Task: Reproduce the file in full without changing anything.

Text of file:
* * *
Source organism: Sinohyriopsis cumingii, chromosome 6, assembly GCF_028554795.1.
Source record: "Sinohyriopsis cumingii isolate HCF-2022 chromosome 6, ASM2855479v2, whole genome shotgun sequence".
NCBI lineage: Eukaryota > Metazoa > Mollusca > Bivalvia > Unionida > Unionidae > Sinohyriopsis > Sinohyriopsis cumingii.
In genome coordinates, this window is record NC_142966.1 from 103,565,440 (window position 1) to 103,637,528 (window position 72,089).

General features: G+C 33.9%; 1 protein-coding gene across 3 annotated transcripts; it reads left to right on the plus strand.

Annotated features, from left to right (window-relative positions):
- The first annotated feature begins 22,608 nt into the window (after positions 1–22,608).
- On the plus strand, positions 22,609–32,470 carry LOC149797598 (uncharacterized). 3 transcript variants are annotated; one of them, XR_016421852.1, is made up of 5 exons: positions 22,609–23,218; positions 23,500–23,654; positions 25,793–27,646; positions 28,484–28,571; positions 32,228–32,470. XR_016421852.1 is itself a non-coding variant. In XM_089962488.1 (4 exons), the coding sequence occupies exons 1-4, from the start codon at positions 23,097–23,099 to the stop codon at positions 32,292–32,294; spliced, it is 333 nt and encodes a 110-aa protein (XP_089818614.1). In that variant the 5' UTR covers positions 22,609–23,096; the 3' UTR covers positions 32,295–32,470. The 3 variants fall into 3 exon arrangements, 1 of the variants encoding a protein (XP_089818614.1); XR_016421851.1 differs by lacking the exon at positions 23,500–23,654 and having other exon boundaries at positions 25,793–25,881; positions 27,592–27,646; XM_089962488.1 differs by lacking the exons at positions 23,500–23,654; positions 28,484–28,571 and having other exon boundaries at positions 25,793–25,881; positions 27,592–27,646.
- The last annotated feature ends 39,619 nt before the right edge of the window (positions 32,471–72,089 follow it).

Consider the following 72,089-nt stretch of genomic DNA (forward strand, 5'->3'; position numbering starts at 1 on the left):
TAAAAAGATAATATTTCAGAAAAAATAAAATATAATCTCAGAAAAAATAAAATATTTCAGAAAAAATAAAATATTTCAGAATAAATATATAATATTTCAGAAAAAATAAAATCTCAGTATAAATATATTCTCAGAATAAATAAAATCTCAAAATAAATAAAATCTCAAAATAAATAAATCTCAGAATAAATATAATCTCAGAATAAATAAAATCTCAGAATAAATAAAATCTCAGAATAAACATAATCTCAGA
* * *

Source organism: Sinohyriopsis cumingii, chromosome 6, assembly GCF_028554795.1.
Source record: "Sinohyriopsis cumingii isolate HCF-2022 chromosome 6, ASM2855479v2, whole genome shotgun sequence".
NCBI lineage: Eukaryota > Metazoa > Mollusca > Bivalvia > Unionida > Unionidae > Sinohyriopsis > Sinohyriopsis cumingii.
In genome coordinates, this window is record NC_142966.1 from 103,565,440 (window position 1) to 103,637,528 (window position 72,089).

General features: G+C 33.9%; 1 protein-coding gene across 3 annotated transcripts; it reads left to right on the plus strand.

Annotated features, from left to right (window-relative positions):
- The first annotated feature begins 22,608 nt into the window (after positions 1–22,608).
- On the plus strand, positions 22,609–32,470 carry LOC149797598 (uncharacterized). 3 transcript variants are annotated; one of them, XR_016421852.1, is made up of 5 exons: positions 22,609–23,218; positions 23,500–23,654; positions 25,793–27,646; positions 28,484–28,571; positions 32,228–32,470. XR_016421852.1 is itself a non-coding variant. In XM_089962488.1 (4 exons), the coding sequence occupies exons 1-4, from the start codon at positions 23,097–23,099 to the stop codon at positions 32,292–32,294; spliced, it is 333 nt and encodes a 110-aa protein (XP_089818614.1). In that variant the 5' UTR covers positions 22,609–23,096; the 3' UTR covers positions 32,295–32,470. The 3 variants fall into 3 exon arrangements, 1 of the variants encoding a protein (XP_089818614.1); XR_016421851.1 differs by lacking the exon at positions 23,500–23,654 and having other exon boundaries at positions 25,793–25,881; positions 27,592–27,646; XM_089962488.1 differs by lacking the exons at positions 23,500–23,654; positions 28,484–28,571 and having other exon boundaries at positions 25,793–25,881; positions 27,592–27,646.
- The last annotated feature ends 39,619 nt before the right edge of the window (positions 32,471–72,089 follow it).

Consider the following 72,089-nt stretch of genomic DNA (forward strand, 5'->3'; position numbering starts at 1 on the left):
TAAAAAGATAATATTTCAGAAAAAATAAAATATAATCTCAGAAAAAATAAAATATTTCAGAAAAAATAAAATATTTCAGAATAAATATATAATATTTCAGAAAAAATAAAATCTCAGTATAAATATATTCTCAGAATAAATAAAATCTCAAAATAAATAAAATCTCAAAATAAATAAATCTCAGAATAAATATAATCTCAGAATAAATAAAATCTCAGAATAAATAAAATCTCAGAATAAACATAATCTCAGA